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abstract = "Antimony and selenium in water samples are reduced to stibine and hydrogen selenide, respectivery, by an addition of Na[BH4]. The stibine and hydrogen selenide generated are once collected by a liquid-nitrogen cold-trap, and then led, by heating the trap, into a quartz furnace for atomic absorption spectrometry. Sb(III) is selectively reduced by Na[BH4] at pH 6, but Sb(V) not. The latter is reducible under highly acidic condition including KI as a prereducting reagent. According to the fact, Sb(III) is determined through the reduction in 1.6 M potassium citrate buffer of pH 6, and total antimony Sb(III+V) is determined in 12 M HCl/2 M KI solution of pH 1, Sb(V) is then determined by the difference. Similarly, Se(IV) is determined by the reduction with Na[BH4] under highly acidic condition, and total selenium Se(IV+VI) determined through successive reductions in KBr/HCl solution and in Na[BH4] solution, and Se(VI) determined from the difference. Detection limits of this method are: 16 ppt for the total antimony: 1 ppt for Sb(III); 2 ppt for Se(IV); and 2 ppt for the total selenium. The relative standard deviation is within a few percent for both antimony and selenium determinations. The reproducibility could be improved by removing water by using an auxiliary dry-ice/2-propanol trap. The use of EDTA as a masking reagent is effective for selenium determination. Sb(V) ranging 70–460 ppt, Se(IV) 3–30 ppt and Se(VI) 3–60 ppt were actually observed in natural waters, but Sb(III) was not.",
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T1 - Determination of antimony (III), antimony (V), selenium (IV) and selenium (VI) in natural waters by hydride generation atomic absorption spectrophotometry combined with a cold trap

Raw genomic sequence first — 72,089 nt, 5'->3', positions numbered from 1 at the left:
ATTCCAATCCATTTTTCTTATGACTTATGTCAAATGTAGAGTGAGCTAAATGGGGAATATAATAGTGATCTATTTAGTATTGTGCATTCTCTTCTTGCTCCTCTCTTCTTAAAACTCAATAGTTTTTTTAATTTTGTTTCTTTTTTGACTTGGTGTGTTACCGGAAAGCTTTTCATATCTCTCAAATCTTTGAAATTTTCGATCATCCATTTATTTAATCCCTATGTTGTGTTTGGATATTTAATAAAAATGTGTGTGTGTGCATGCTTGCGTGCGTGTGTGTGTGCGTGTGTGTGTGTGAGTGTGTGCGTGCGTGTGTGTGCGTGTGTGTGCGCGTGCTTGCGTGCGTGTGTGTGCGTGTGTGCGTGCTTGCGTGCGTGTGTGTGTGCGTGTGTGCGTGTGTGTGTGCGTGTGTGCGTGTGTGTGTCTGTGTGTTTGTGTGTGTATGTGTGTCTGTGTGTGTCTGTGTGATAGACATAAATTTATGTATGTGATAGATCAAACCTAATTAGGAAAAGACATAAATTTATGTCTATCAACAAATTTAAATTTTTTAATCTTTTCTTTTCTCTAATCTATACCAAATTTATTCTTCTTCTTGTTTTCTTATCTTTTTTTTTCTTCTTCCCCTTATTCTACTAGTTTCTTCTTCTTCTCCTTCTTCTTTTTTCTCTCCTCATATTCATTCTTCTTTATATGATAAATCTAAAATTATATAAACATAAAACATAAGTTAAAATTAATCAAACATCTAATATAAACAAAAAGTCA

AU - Tanaka, Shigeru

AU - Nakamura, Masaru

AU - Yokoi, Hideo

AU - Yumura, Masanori

AU - Hashimoto, Yoshikazu

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AB - Antimony and selenium in water samples are reduced to stibine and hydrogen selenide, respectivery, by an addition of Na[BH4]. The stibine and hydrogen selenide generated are once collected by a liquid-nitrogen cold-trap, and then led, by heating the trap, into a quartz furnace for atomic absorption spectrometry. Sb(III) is selectively reduced by Na[BH4] at pH 6, but Sb(V) not. The latter is reducible under highly acidic condition including KI as a prereducting reagent. According to the fact, Sb(III) is determined through the reduction in 1.6 M potassium citrate buffer of pH 6, and total antimony Sb(III+V) is determined in 12 M HCl/2 M KI solution of pH 1, Sb(V) is then determined by the difference. Similarly, Se(IV) is determined by the reduction with Na[BH4] under highly acidic condition, and total selenium Se(IV+VI) determined through successive reductions in KBr/HCl solution and in Na[BH4] solution, and Se(VI) determined from the difference. Detection limits of this method are: 16 ppt for the total antimony: 1 ppt for Sb(III); 2 ppt for Se(IV); and 2 ppt for the total selenium. The relative standard deviation is within a few percent for both antimony and selenium determinations. The reproducibility could be improved by removing water by using an auxiliary dry-ice/2-propanol trap. The use of EDTA as a masking reagent is effective for selenium determination. Sb(V) ranging 70–460 ppt, Se(IV) 3–30 ppt and Se(VI) 3–60 ppt were actually observed in natural waters, but Sb(III) was not.